All those delicious things that people feel connected to. And so, when I work with leaders, I always say, “It has to start with you. You have to lead by example. You have to show others what it means to be a true leader. It means about leading from within. You have to find out who you are and what’s important to you. Then you have to let people know what’s important to you, and how their story, who they are, is important to you. So not only you have to know about yourself, but you have to show interest in others, and it’s the celebration of who we are as a collective, is what makes a company so successful.”

It’s funny I was having a conversation earlier today and they said, “You know, why do you get hired, Lolly?” And I said, “Well most people hire me because they want the results that I was able to give another organization. They were able to reach their targets, their employee engagement has gone up, they’re making more money, all the wonderful things that people hire coaches for,” correct? Then I come in and I say, “Well, we’re going to talk about who you are,” and they go, “No, no, no, no, no, we don’t want that. We want what you did for the other company, we want to know how to reach our metrics, we want to know how we can make more money. We want to know how we can have more employee engagement, that everybody feels connected, here.” And I said, “Yeah, it starts with who you are.” And they’re like, “No,” I go, “Yes, it does. Just give me the six months and you will see the revenue will go up. The results will be met, the targets will be met.”

So most people are like, “We don’t really want to do the work,” I said, “I know, it’s hard work. It’s usually the soft things, right, that are the hardest things to do. They’re not easy at all. Taking a little bit longer when you see someone and asking them how they are and connecting with them, takes a little bit more than, “Okay, do your job. You have to stop, you have to listen, you have to learn about others.” And I think that’s very effective when it comes to training and connecting with people.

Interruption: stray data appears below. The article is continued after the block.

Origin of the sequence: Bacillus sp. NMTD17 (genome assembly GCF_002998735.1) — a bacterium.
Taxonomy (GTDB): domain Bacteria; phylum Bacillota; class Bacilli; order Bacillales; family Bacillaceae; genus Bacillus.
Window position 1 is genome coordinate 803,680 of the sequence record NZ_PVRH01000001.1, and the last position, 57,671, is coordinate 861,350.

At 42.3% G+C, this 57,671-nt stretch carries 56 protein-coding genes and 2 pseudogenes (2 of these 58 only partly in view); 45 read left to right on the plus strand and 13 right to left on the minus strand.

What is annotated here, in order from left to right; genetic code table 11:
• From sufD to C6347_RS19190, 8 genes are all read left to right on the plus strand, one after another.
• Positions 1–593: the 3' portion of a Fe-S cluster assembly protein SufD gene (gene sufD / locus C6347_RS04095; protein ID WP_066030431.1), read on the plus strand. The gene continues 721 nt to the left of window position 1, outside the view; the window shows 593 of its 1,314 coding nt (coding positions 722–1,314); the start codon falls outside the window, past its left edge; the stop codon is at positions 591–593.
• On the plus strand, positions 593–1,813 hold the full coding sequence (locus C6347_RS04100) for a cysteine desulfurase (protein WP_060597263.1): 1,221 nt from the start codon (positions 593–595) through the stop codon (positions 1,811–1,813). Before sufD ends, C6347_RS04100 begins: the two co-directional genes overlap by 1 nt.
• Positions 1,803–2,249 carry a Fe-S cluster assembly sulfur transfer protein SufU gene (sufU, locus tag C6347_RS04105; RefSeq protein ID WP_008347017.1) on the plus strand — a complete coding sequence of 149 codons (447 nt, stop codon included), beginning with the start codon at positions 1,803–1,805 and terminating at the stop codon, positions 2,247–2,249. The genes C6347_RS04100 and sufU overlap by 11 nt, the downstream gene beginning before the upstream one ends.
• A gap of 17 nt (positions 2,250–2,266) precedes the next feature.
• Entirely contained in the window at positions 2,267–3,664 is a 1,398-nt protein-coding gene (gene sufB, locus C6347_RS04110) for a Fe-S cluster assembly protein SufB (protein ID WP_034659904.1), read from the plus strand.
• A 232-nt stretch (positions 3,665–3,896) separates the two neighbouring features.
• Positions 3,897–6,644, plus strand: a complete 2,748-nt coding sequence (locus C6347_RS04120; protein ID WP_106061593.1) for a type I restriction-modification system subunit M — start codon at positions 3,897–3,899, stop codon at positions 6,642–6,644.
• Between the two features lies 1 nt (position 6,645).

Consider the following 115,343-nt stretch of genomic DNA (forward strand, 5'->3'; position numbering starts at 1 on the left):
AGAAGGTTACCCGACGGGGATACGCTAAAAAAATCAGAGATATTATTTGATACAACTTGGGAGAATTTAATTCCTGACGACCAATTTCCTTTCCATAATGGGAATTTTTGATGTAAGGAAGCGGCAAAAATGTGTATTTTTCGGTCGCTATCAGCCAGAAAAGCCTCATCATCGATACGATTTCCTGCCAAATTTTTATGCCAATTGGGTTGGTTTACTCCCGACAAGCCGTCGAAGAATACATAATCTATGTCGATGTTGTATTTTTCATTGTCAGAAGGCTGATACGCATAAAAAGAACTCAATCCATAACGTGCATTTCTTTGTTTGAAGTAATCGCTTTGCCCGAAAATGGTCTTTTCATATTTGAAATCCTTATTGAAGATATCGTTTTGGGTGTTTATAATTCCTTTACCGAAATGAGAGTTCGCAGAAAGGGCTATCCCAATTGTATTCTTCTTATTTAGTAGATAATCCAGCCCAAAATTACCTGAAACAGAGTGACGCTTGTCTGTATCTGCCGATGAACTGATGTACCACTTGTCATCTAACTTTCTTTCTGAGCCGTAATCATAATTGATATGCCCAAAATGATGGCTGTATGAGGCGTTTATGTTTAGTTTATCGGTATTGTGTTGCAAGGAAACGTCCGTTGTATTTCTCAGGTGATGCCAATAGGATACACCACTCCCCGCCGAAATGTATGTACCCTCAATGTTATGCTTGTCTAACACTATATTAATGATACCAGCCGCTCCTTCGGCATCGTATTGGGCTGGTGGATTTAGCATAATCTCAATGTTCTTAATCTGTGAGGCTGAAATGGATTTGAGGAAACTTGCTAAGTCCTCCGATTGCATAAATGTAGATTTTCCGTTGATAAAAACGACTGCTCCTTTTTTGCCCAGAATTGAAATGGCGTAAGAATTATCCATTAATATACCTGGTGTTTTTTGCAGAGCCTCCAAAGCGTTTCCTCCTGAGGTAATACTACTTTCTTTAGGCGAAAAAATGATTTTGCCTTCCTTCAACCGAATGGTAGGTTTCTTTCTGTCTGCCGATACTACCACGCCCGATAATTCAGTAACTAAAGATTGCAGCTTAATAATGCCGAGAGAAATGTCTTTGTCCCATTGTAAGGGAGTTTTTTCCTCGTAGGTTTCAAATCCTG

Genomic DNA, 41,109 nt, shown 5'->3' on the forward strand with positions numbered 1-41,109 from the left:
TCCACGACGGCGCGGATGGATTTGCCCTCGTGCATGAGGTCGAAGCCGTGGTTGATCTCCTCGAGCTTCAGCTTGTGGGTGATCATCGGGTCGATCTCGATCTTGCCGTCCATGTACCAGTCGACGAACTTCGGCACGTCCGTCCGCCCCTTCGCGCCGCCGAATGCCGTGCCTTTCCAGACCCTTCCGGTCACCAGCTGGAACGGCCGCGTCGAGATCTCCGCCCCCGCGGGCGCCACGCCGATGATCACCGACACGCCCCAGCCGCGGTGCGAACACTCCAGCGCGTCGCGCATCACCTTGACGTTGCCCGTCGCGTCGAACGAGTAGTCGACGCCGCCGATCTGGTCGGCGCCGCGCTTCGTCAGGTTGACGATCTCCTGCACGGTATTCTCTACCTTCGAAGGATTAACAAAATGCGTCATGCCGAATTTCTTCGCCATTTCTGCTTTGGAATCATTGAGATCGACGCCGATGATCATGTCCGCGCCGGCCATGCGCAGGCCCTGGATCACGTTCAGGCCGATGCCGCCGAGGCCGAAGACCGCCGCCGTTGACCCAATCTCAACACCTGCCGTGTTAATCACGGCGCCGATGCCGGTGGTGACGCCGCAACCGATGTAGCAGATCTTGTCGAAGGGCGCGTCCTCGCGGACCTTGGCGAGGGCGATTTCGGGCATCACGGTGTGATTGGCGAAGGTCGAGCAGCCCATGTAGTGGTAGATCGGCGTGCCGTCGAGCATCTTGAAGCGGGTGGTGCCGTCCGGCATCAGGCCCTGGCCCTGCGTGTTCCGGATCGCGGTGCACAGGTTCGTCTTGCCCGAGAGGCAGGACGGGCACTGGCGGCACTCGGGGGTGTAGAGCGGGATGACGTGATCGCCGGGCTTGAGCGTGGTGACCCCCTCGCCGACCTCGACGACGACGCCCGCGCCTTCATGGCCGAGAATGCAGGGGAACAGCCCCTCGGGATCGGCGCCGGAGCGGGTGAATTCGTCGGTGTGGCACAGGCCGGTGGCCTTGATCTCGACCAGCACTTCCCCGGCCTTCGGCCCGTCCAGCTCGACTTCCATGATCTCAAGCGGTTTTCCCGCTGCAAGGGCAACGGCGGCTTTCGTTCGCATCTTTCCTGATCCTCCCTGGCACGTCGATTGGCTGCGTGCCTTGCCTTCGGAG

I love it. Well, you gave us a little snapshot of one of the seven different archetypes of the rebel, do you have another favorite one that you want to share? I’m really intrigued to learn about the navigator because I think you’re always pivoting when you’re leading and things are changing all the time, but if there’s another one you want to talk about, I think that would be great.

I love them all because they’re within all of us, so let’s talk about the navigator. And it’s everybody on this podcast. It’s everybody who is smart, everybody who is good at solving problems, and the way they solve problems is being very practical and very pragmatic. They can look at something and they can solve it. What makes them really great, is then when people come to them with a problem, they navigate them, they steer them, they guide them, and because they do that people trust them. You recognize a navigator very easily, but, there’s a gap. For ever navigator that is very good at navigating and staring, and having people trust them, the gap is a fixer who becomes arrogant. The fixer sounds like this, “This is what you need to do. This is how you should do. This is when you should do it, and this is why you should do it, now go do it.”

So that fixer, and I’m sure we’ve seen this, A, in our marriages, we have seen this in our partnerships. Somebody comes to you with a problem, and instead of just stopping and listening, we all of a sudden want to solve the problem for them so it goes away. Guess what we’re doing? We’re disempowering them. A true leader, a successful person, will empower people by listening and then starting, but not fixing it. Not saying, “This is what you need to do.” Most people know what they need to do, they just need to be able to talk about it, talk through it and say, “You know what, that’s what I’m going to do. That makes sense.” That’s how we empower people. The best coaches are navigators, the best leaders are navigators, the best entrepreneurs can navigate through things and empower the customers, their clients, their joint venture, anything. They know how to navigate and that’s what we have to remember. At any given moment, we can ask ourselves, “Greatness, or gap. Navigator, or fixer.”